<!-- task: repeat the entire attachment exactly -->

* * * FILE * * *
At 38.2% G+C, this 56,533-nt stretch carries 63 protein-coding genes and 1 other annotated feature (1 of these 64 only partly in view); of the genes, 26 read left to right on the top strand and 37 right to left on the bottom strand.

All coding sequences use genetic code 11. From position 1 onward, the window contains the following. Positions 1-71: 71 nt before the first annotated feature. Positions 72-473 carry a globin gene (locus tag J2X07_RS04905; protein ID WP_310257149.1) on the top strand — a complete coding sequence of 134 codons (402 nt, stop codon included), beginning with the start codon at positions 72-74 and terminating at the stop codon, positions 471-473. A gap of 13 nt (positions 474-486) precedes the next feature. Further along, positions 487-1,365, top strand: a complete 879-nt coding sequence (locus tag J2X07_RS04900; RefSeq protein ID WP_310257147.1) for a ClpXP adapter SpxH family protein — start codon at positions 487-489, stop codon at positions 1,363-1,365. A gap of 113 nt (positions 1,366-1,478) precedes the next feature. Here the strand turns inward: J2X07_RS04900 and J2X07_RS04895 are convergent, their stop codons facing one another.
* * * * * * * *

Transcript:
At 38.2% G+C, this 56,533-nt stretch carries 63 protein-coding genes and 1 other annotated feature (1 of these 64 only partly in view); of the genes, 26 read left to right on the top strand and 37 right to left on the bottom strand.

All coding sequences use genetic code 11. From position 1 onward, the window contains the following. Positions 1-71: 71 nt before the first annotated feature. Positions 72-473 carry a globin gene (locus tag J2X07_RS04905; protein ID WP_310257149.1) on the top strand — a complete coding sequence of 134 codons (402 nt, stop codon included), beginning with the start codon at positions 72-74 and terminating at the stop codon, positions 471-473. A gap of 13 nt (positions 474-486) precedes the next feature. Further along, positions 487-1,365, top strand: a complete 879-nt coding sequence (locus tag J2X07_RS04900; RefSeq protein ID WP_310257147.1) for a ClpXP adapter SpxH family protein — start codon at positions 487-489, stop codon at positions 1,363-1,365. A gap of 113 nt (positions 1,366-1,478) precedes the next feature. Here the strand turns inward: J2X07_RS04900 and J2X07_RS04895 are convergent, their stop codons facing one another.